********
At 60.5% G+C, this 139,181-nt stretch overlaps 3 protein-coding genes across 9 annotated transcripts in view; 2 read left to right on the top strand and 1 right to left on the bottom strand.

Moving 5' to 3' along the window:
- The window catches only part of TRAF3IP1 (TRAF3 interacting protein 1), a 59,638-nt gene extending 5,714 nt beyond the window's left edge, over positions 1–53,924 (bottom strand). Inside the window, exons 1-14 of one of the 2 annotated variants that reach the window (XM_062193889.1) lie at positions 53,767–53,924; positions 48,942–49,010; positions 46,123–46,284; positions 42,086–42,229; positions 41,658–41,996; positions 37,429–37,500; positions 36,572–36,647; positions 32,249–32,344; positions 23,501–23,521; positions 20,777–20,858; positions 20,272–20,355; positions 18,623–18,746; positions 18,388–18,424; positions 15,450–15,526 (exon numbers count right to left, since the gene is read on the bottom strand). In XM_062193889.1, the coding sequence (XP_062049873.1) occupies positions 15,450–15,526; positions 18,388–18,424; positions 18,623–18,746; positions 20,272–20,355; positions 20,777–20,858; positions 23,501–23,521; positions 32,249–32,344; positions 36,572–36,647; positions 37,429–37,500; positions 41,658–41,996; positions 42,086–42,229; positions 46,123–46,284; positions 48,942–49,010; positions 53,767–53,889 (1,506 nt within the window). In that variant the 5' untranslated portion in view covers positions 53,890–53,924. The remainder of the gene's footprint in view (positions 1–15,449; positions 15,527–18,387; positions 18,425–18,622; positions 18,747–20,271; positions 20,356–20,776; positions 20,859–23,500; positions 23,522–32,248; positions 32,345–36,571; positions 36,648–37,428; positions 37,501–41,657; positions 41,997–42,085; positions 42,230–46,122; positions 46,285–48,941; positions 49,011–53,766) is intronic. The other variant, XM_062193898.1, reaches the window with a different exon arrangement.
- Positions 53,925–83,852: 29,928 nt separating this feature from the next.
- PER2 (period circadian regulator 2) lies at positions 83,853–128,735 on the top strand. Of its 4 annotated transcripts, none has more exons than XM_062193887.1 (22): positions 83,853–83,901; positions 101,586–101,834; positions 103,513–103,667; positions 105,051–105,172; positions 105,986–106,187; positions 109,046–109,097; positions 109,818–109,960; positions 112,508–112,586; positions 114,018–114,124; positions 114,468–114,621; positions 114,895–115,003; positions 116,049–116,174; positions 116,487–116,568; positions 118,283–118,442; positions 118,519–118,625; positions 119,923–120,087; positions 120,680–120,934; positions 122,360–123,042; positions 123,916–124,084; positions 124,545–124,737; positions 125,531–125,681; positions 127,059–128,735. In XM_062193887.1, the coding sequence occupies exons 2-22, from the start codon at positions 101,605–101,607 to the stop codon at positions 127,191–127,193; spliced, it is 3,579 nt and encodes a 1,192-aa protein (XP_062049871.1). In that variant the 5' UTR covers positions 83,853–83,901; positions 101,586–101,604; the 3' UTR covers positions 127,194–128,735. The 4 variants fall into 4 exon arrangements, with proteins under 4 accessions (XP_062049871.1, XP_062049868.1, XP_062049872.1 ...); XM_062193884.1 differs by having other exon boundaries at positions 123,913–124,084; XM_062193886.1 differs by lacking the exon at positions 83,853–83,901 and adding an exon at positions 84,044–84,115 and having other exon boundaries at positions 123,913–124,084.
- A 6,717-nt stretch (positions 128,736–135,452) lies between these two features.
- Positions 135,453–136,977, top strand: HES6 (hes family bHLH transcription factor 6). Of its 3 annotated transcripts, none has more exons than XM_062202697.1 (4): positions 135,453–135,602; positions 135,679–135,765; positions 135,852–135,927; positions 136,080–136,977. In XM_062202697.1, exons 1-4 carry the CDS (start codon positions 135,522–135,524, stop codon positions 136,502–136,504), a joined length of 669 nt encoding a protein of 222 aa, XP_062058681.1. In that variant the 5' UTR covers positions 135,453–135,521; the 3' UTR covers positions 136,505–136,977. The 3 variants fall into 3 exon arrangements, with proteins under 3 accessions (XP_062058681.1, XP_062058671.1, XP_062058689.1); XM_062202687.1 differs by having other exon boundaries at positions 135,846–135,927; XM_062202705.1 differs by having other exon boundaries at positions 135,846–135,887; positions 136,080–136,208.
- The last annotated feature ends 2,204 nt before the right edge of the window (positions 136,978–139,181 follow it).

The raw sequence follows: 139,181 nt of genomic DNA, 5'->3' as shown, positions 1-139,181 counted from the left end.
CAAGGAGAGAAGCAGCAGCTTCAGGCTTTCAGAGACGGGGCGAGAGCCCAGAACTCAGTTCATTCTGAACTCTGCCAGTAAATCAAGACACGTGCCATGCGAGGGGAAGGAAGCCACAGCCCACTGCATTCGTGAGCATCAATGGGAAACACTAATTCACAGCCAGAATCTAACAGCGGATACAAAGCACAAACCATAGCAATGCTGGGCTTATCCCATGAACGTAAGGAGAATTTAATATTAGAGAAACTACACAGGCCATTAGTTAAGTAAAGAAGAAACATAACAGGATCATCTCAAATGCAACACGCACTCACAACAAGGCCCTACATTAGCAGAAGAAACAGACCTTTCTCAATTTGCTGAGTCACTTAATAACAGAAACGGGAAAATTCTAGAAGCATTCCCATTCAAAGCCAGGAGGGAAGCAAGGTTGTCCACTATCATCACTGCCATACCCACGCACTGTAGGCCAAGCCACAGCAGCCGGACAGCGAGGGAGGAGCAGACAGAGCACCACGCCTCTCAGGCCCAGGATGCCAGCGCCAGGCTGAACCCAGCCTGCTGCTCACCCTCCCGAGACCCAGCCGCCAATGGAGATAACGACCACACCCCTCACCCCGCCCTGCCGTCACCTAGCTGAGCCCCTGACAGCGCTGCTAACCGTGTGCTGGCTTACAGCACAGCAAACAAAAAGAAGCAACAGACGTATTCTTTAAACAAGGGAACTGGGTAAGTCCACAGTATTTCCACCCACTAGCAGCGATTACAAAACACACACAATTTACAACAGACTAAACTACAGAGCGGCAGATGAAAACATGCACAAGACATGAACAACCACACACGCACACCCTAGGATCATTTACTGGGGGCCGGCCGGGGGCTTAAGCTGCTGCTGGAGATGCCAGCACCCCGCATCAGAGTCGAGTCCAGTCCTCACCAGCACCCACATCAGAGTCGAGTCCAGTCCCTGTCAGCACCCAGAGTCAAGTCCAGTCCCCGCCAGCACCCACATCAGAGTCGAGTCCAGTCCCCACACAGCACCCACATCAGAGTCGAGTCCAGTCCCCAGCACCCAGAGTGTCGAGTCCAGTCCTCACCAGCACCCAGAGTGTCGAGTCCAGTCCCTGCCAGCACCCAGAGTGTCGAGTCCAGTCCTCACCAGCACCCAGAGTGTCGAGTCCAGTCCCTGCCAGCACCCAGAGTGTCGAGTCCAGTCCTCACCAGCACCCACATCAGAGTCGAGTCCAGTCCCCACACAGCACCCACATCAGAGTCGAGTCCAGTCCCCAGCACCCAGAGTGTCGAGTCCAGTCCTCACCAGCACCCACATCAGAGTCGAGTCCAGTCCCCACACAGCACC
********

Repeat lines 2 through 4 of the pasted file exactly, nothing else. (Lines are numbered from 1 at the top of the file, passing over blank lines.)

Moving 5' to 3' along the window:
- The window catches only part of TRAF3IP1 (TRAF3 interacting protein 1), a 59,638-nt gene extending 5,714 nt beyond the window's left edge, over positions 1–53,924 (bottom strand). Inside the window, exons 1-14 of one of the 2 annotated variants that reach the window (XM_062193889.1) lie at positions 53,767–53,924; positions 48,942–49,010; positions 46,123–46,284; positions 42,086–42,229; positions 41,658–41,996; positions 37,429–37,500; positions 36,572–36,647; positions 32,249–32,344; positions 23,501–23,521; positions 20,777–20,858; positions 20,272–20,355; positions 18,623–18,746; positions 18,388–18,424; positions 15,450–15,526 (exon numbers count right to left, since the gene is read on the bottom strand). In XM_062193889.1, the coding sequence (XP_062049873.1) occupies positions 15,450–15,526; positions 18,388–18,424; positions 18,623–18,746; positions 20,272–20,355; positions 20,777–20,858; positions 23,501–23,521; positions 32,249–32,344; positions 36,572–36,647; positions 37,429–37,500; positions 41,658–41,996; positions 42,086–42,229; positions 46,123–46,284; positions 48,942–49,010; positions 53,767–53,889 (1,506 nt within the window). In that variant the 5' untranslated portion in view covers positions 53,890–53,924. The remainder of the gene's footprint in view (positions 1–15,449; positions 15,527–18,387; positions 18,425–18,622; positions 18,747–20,271; positions 20,356–20,776; positions 20,859–23,500; positions 23,522–32,248; positions 32,345–36,571; positions 36,648–37,428; positions 37,501–41,657; positions 41,997–42,085; positions 42,230–46,122; positions 46,285–48,941; positions 49,011–53,766) is intronic. The other variant, XM_062193898.1, reaches the window with a different exon arrangement.
- Positions 53,925–83,852: 29,928 nt separating this feature from the next.